En Español Know Your Rights
Source: WNYC Public Radio
Subject: Organizing
Type: Media Coverage

Immigrant Groups Have a Special Reason to Oppose Amazon’s Move

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Immigrant rights groups in New York are outraged that Immigration and Customs Enforcement met with Amazon over the summer to discuss its facial recognition surveillance software, Rekognition. The technology can pick out faces in a crowd by scanning video feeds.

Details of the meeting were obtained by the Project on Government Oversight and published last month in the Daily Beast.

ICE did not agree to purchase the product at that time. But immigration advocates say they are deeply worried that Amazon and ICE could still collaborate. They say facial recognition software will make it even easier for ICE to deport immigrants.

“As a corporation to be facilitating and enabling that deportation machine, and then profiting off of it, is not acceptable in this day and age,” said Deborah Axt, co-executive director of Make the Road New York.

Axt acknowledged that Make the Road is largely focused on other aspects of Amazon’s move, notably gentrification, the impact on immigrant businesses and jobs. Queens is 47.5 percent foreign born, according to the U.S. Census.

Amazon did not reply to a request for comment about any future collaborations with ICE.

In June, Gizmodo reported that Amazon employees circulated an internal letter to CEO Jeff Bezos asking him to stop selling the company’s Rekognition facial recognition software to law enforcement. They also objected to letting the data-mining firm Palantir use Amazon’s cloud services because of its contract with ICE.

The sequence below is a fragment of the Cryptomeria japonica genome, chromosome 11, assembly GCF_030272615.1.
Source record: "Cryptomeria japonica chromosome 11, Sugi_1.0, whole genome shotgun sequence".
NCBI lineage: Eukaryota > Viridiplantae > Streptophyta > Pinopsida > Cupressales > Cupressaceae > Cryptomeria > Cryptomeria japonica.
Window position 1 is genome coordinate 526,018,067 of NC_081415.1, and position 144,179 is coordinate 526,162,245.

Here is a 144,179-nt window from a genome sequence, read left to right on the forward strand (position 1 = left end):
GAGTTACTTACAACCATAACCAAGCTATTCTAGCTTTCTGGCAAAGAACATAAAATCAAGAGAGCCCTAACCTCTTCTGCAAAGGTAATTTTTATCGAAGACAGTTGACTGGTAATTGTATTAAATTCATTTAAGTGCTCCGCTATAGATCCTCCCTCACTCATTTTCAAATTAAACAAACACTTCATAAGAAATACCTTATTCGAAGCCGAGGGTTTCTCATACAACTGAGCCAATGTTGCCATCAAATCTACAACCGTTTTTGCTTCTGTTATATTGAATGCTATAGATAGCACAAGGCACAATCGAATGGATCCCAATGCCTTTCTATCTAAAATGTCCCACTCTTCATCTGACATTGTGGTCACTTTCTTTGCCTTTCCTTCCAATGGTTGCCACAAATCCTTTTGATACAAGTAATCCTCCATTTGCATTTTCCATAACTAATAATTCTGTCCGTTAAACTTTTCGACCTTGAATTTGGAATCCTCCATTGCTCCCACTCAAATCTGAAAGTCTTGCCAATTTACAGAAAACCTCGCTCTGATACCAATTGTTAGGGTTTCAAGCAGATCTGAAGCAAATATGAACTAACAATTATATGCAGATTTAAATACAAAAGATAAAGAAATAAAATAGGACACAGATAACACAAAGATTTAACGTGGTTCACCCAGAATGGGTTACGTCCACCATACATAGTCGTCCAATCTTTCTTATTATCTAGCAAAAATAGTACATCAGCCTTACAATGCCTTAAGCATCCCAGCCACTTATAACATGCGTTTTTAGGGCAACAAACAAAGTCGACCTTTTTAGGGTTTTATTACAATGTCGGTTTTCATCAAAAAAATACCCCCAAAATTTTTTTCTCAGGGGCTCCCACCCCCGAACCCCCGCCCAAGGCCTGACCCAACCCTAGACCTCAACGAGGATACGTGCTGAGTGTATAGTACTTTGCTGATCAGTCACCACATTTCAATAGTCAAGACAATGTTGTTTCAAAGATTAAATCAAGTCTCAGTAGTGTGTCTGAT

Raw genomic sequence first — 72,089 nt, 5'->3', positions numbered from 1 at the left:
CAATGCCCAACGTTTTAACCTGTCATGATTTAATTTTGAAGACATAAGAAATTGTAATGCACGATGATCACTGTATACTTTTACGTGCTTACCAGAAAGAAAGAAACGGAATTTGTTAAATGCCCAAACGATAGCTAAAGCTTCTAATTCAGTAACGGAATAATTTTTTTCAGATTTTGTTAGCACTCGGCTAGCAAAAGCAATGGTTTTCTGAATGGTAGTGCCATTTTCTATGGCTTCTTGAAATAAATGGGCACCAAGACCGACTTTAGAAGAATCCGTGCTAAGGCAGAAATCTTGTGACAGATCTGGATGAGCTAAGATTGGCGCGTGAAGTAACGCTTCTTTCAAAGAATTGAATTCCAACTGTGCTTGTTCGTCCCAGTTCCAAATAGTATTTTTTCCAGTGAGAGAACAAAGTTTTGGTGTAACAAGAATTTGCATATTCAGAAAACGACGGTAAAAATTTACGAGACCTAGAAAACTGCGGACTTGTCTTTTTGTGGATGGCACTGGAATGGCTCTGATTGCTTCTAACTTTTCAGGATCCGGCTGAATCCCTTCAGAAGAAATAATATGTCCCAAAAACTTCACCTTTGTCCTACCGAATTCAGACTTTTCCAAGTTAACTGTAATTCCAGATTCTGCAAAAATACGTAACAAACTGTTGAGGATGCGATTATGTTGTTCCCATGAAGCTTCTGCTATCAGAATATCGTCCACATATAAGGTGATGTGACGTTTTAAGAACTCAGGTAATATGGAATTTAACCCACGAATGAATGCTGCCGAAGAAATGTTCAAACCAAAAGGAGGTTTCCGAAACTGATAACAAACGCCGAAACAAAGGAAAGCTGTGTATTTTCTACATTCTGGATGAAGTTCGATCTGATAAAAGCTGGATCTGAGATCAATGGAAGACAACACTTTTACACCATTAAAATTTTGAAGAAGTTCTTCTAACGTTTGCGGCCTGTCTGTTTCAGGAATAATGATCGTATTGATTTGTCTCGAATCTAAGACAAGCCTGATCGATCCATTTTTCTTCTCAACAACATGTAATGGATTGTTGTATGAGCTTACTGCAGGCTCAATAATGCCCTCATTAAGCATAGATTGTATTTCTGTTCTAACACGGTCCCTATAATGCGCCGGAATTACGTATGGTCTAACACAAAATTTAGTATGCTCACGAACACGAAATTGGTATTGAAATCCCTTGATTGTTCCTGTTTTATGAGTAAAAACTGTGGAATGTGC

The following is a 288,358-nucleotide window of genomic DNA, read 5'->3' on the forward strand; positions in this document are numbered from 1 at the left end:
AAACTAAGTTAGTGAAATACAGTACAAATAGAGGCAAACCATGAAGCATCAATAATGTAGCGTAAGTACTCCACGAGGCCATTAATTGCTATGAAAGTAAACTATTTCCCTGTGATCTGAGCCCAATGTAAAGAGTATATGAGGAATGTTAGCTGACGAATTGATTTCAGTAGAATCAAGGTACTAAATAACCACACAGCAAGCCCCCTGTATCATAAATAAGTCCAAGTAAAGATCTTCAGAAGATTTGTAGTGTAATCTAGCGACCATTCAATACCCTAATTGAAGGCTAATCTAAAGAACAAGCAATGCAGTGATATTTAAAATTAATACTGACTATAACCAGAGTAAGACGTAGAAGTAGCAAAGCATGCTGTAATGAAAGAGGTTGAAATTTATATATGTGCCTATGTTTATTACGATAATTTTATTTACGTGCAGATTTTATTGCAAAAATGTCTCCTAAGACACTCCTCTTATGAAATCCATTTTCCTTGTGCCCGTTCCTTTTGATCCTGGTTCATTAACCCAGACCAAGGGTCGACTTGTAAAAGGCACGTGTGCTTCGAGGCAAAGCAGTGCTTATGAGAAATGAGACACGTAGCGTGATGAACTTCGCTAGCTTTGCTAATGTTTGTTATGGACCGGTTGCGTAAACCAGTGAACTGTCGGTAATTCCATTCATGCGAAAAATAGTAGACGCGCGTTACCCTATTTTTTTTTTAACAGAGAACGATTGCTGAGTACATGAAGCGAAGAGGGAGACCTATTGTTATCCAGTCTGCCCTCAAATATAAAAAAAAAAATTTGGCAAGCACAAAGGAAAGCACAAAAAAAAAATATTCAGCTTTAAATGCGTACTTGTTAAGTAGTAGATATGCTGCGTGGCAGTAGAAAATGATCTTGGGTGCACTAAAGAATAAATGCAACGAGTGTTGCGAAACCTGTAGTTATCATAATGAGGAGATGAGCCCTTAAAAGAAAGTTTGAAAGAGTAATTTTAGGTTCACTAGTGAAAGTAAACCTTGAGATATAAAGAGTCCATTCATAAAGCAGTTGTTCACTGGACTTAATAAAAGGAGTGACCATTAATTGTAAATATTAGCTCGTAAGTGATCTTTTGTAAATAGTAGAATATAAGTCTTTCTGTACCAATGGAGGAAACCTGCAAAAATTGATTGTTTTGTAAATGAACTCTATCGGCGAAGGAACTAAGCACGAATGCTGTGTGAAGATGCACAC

The employees cited the Trump administration’s “zero tolerance” policy of separating migrant families at the U.S.-Mexico border.

Concern about Silicon Valley’s role in law enforcement has been an issue on the West Coast, but now that Amazon is preparing to move to Queens, immigration advocates believe the issue will also resonate in New York.

One group, Mijente, bills itself as a national Latinx organization that’s spoken out against Amazon and the use of its facial recognition technology by law enforcement. (“Latinx” is a gender-neutral term to describe both Latinas and Latinos.) Organizer Jacinta Gonzalez said the tech giant deserves more scrutiny.

“I think part of the issue is that they have been very unapologetic about how their technologies are being used, not only by ICE but other police departments against low-income communities and communities of color,” she said.

The ACLU has said Amazon’s Rekognition software could be used to target anyone considered suspicious by a police department or government agency, from black activists to undocumented immigrants. It also claimed it’s especially prone to errors when identifying people of color. Amazon criticized the ACLU’s methodology. It also defended its software by stating it isn’t the only factor when police identify suspects, and that it can be helpful in finding abducted victims.

In New York, immigrant rights groups said they’re just starting to discuss Amazon and ICE.

“There has been engagement about Amazon’s cooperation with ICE by several member-based organizations,” said Michele Lampach, executive director of the non-profit Unlocal, which gives legal help to immigrants. “While broadly speaking, we do not support Amazon moving their headquarters here, to the extent that they do ultimately succeed in their efforts, at a minimum New York City should demand that they abandon their partnership with ICE, simply because we are an immigrant city and should not be supporting efforts by ICE to separate families and destroy our communities.”

Mayor Bill de Blasio’s press office did not immediately respond to a request for comment.